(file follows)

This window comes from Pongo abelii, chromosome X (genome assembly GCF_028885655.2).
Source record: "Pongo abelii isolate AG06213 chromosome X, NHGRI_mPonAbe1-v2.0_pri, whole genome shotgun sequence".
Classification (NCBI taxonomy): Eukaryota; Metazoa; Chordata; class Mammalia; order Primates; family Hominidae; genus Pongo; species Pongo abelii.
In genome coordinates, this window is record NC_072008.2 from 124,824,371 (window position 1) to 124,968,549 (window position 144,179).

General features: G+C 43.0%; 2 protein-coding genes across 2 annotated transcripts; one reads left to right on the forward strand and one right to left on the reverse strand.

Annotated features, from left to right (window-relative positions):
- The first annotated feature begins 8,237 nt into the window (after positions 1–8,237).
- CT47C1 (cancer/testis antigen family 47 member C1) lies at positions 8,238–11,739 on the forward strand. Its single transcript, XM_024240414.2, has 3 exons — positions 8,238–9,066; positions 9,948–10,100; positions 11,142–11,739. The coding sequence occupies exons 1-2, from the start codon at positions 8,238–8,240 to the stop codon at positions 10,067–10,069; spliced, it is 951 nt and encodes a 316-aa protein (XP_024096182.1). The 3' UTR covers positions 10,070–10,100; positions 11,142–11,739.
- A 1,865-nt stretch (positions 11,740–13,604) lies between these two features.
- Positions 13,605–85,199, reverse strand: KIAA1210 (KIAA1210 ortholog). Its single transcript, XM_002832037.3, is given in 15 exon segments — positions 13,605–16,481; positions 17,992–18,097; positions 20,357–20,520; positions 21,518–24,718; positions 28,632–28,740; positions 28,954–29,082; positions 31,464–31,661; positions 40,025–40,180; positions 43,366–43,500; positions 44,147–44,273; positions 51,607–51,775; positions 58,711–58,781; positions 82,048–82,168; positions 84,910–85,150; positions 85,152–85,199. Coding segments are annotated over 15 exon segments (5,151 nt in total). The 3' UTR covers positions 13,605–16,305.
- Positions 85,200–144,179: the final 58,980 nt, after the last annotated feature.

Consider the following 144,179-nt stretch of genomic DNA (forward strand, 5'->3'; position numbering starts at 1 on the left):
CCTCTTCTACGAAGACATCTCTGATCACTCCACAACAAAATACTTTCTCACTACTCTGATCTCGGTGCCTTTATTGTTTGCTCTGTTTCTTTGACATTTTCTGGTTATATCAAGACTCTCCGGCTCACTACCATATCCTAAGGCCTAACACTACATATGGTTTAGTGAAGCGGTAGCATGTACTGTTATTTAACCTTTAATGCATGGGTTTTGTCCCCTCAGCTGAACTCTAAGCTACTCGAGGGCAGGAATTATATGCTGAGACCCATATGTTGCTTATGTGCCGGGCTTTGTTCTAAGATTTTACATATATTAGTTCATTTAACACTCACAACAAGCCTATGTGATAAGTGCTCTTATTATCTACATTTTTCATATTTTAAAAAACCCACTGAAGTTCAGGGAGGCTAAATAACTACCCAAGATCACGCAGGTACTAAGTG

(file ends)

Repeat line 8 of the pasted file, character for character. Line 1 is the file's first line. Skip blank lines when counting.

- CT47C1 (cancer/testis antigen family 47 member C1) lies at positions 8,238–11,739 on the forward strand. Its single transcript, XM_024240414.2, has 3 exons — positions 8,238–9,066; positions 9,948–10,100; positions 11,142–11,739. The coding sequence occupies exons 1-2, from the start codon at positions 8,238–8,240 to the stop codon at positions 10,067–10,069; spliced, it is 951 nt and encodes a 316-aa protein (XP_024096182.1). The 3' UTR covers positions 10,070–10,100; positions 11,142–11,739.